You have finally written the perfect pitch; catchy headline, fascinating content, and sent it out to a plethora of relevant journalists. Then, a journalist responds, interested in featuring a piece from your client. But what do you do next?
When you get that exciting email from a journalist, your work is far from done. You must now continue to manage the process until that piece is finished and published by the journalist, and even beyond that.
Get all the details
Firstly, you must find out as much information as you can from the journalist about the piece they want from your client. You need to know the word count, deadline, the tone of the article, what information they would like covered, and whether they need anything else from you, such as pictures or a bio of the client. Having all this information to hand before contacting your client about the opportunity will speed up the whole process.
Prepare your client
All this information must then be communicated to the client as clearly as possible. Make sure they understand the desired tone of the article: an article filled with academic and scientific jargon would not be appropriate for a management publication, for example.
If your client struggles to write in an accessible way, or if they are too busy but still interested in the opportunity, you can always offer to ghost-write the article for them. You can then pass the finished article onto the client for any quick edits and to make sure it matches the tone.
Meet the deadline
Whether the client is writing the article themselves or if you are ghost-writing it, you must try your absolute best to get the article to the journalist by their given deadline. Missing a deadline can put the journalist in a difficult position and make you and your client appear unreliable. Communicate to your client how important it is to meet this deadline and remind them of the deadline as it approaches, if you must.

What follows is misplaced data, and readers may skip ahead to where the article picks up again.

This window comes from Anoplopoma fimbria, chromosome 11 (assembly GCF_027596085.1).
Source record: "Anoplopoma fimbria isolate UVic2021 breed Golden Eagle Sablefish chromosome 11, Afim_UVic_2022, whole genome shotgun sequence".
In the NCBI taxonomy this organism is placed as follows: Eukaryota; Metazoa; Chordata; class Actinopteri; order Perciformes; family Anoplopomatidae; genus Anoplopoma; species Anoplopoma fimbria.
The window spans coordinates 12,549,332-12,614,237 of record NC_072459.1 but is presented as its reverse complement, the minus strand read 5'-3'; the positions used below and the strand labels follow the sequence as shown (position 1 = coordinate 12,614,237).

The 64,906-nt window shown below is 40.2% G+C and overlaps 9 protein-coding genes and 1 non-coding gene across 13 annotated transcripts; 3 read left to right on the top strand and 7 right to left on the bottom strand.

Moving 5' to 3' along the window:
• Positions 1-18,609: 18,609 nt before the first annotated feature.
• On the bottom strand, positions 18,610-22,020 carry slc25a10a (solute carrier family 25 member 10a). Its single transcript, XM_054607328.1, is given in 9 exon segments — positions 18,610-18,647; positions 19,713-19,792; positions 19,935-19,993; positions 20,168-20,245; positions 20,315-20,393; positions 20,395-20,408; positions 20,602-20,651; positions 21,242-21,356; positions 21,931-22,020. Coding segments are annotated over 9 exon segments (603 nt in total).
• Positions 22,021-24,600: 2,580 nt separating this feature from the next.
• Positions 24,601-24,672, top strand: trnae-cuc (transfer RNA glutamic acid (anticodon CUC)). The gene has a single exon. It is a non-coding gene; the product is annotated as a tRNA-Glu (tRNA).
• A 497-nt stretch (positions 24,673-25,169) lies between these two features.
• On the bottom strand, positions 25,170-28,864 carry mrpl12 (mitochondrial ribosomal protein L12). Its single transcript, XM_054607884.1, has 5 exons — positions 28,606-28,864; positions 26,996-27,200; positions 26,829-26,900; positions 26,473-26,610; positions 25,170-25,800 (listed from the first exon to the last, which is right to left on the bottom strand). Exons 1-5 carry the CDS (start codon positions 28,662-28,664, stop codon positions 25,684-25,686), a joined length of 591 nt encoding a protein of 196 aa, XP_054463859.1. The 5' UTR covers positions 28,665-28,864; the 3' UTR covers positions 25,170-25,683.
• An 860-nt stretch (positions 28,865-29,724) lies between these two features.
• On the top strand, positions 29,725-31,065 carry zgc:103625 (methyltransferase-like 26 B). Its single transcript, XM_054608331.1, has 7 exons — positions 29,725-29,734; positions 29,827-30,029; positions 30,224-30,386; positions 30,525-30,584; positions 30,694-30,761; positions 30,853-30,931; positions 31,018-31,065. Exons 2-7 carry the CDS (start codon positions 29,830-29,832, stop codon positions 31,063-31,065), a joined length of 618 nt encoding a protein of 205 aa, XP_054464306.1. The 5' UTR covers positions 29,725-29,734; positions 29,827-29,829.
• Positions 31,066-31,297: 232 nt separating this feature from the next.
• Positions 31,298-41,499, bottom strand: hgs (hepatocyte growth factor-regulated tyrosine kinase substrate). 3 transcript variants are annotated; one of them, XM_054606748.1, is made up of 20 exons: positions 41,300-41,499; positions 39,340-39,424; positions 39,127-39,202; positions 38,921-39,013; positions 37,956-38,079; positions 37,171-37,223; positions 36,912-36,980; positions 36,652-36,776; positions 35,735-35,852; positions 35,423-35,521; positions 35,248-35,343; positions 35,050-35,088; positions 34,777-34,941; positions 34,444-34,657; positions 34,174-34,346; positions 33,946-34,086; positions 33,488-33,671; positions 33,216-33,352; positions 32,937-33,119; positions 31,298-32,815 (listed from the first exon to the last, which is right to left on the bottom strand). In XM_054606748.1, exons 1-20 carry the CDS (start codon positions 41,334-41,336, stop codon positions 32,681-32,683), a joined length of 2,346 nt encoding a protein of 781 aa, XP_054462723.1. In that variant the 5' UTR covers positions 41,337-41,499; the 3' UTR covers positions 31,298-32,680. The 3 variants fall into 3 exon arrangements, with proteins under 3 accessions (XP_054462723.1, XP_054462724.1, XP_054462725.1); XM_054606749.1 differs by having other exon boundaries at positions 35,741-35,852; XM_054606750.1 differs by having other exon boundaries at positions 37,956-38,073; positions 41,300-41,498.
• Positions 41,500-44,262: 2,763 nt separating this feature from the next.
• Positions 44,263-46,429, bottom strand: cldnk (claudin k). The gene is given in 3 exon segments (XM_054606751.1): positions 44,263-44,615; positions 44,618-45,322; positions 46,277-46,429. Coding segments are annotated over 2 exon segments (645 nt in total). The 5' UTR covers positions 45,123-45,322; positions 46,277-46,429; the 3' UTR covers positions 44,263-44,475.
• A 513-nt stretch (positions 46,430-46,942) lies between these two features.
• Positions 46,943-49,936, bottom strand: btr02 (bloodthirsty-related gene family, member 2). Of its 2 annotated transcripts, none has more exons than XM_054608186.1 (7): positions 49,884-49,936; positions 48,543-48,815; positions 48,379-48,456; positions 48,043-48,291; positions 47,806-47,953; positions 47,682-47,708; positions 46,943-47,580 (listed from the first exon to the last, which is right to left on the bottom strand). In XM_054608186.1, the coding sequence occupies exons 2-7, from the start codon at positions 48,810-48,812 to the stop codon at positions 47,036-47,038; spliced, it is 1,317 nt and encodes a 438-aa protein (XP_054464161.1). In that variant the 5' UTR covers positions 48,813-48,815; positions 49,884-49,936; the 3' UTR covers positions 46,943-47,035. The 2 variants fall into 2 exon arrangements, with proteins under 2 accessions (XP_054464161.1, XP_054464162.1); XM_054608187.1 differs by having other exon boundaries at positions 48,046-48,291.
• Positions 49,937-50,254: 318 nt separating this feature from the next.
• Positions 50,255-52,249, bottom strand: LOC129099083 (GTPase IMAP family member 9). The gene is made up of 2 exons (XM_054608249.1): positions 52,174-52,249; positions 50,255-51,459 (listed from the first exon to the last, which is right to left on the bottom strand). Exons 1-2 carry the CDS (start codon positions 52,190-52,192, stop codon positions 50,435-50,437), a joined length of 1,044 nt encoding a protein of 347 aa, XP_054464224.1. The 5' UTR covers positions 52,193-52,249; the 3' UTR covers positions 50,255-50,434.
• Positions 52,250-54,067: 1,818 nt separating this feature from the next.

However, even the best laid plans of mice and men often go awry; situations can easily change meaning you may no longer be able to meet the deadline. When this happens, you must tell the journalist as soon as possible and come up with a solution. Enquire as to whether an extension to the deadline can be given, or if another academic can step in to meet the deadline.
A great tip for ensuring a client meets a deadline is to ask them to provide the piece before the deadline given by the journalist: if the journalist wants the piece by the 26th, ask the client to have the piece back to you by the 24th. This gives you some leeway if the client does need a little longer or if you need to make some edits to their piece.
After submitting the article to the journalist, don’t just abandon your client: keep in contact with them throughout the process. Let them know that you’ve sent it to the journalist and that you really appreciate their time and work, and also let them know when the piece is published. This will stop them feeling as though they have been used for a quick piece of coverage.
And don’t forget the journalist; follow up with them and let them know how much you appreciate the coverage and that the article looks great. Following up with clients and journalists is integral to building a good professional relationship: the journalist may just think about you again when they need another piece or comment from an academic.
Get the details, prepare the client, meet the deadline, and follow-up. If you use these easy steps then the process from pitch to publication will go smoothly and provide the journalist with an article they will be proud to publish.
Our BlueSky blog is full of advice on how to effectively establish your business school and faculty as key influential voices in the industry.